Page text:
Column: A Luddite sees the light

 

By Pam Pommer

Guest Columnist

 

I don’t think I’m a Luddite.

I have a smart TV, which I hooked up myself. I’ve connected my own modem, router and cable boxes, along with all my computer peripherals. But I am a bit behind the curve with smartphones. So far, I just use it as a phone to make calls. No texting and limited data.

But the older I get, the more I find myself yearning for the good old simple days of yore. Back then, you’d buy a TV and plug it in. Same with a phone. And the only viruses we had to worry about were the ones that we humans could get.

When I decided to buy new lights for my kitchen, I never imagined I was embarking on yet another odyssey into modern technology. Besides two semi-flush ceiling lights, I wanted a pendant light above the sink.

A friend offered to install the lights, which saved me a great deal of money. I used incandescent bulbs in the new fixtures but soon became worried about the pendant light. The 25-watt bulb looked great, but the shade got so hot and its proximity to the valance had me worrying about a fire hazard.

A CFL bulb was out of the question due to its cold, “blue” light, so I checked out LED bulbs. A clerk at Menards tried to help me, but I became very confused and frustrated when he started talking about lumens and color temperature. Seriously? I said I just wanted an LED bulb equivalent to a 25-watt incandescent.

As he was a millennial, I informed him that in the “old days” we just looked at the wattage and didn’t have to think about lumens and “color temperature.” He immediately refuted that claim and showed me a package for a 40-watt incandescent bulb. There on the label were those dreaded “new” words. He stated that the Federal Trade Commission started requiring manufacturers to include lumens on packaging back in 2011. Whatever! And my “old days” go back a lot further than 2011. I walked out in a huff, determined to switch over to candle light.

The next day I trotted off to Home Depot. Although their display was easier for me to understand, I slowly started to learn that it was a lot more complicated than I wanted it to be. I finally realized that a watt was the amount of energy needed to send out light, not an indication of its brightness, (even though that was the association in our minds.) In the new world of LED bulbs, we should be looking at lumens, which measure the output of light.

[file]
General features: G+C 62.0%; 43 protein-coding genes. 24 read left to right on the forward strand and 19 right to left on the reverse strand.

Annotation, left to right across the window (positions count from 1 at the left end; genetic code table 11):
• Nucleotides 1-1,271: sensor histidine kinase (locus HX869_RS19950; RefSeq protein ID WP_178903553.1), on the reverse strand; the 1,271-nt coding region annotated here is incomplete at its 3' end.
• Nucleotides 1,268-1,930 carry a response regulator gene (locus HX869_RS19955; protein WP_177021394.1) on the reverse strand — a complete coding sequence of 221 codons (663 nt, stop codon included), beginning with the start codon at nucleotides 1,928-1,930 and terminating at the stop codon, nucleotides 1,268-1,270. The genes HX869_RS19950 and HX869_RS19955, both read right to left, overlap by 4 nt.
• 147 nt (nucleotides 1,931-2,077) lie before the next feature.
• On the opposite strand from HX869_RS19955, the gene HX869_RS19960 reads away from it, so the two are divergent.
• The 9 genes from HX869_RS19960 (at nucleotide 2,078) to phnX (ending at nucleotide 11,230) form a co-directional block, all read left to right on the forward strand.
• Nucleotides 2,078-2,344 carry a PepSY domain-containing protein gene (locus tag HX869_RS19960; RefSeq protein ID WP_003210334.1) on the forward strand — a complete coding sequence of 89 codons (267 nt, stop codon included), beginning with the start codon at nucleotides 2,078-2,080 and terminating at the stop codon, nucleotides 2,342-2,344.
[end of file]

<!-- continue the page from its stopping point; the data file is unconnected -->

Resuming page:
Being LEDs use less energy, an LED bulb that uses 40 watts of energy will be much brighter than a 40-watt incandescent bulb. So even if the LED package states that it “replaces” a 40-watt bulb, the label will show that it only uses about 6 watts of energy and has 450 lumens.

And if all that isn’t confusing enough, there is also “color temperature” to consider. That rating can be expressed in Kelvins, or plain English.

  • Warm white = 2700K (typical incandescent light bulb)
  • Neutral white = 3000K (slightly less warm)
  • Very cool white = 6000K+ (daylight)

Being I wanted a very soft light over the sink, I looked for a “20W compatible LED bulb” but couldn’t find one. I considered a dimmable bulb, but I didn’t want to pay an electrician to install a dimmer switch.

Then I saw something that was a game changer: a Philips SceneSwitch bulb that was labeled a “60w replacement.” It goes from full brightness (800 lumens/2700K) to medium (320/2500K) and low (80/2200K) each time you flip the switch on and off in less than six seconds. Whatever level you settle on, the bulb remembers it going forward, until you change it to another level. (It also works in lamps and can be changed by twisting the lamp switch.)

The lowest setting was exactly what I was looking for. And for about $8, I consider this bulb a marvelous creation and a heck of a deal.

Ain’t technology grand?

Pam Pommer, a graduate of Lincoln Senior High School, works and lives in Bloomington, where she enjoys gardening and spending time with her shelties. She can be contacted at [email protected]

 

watts graphic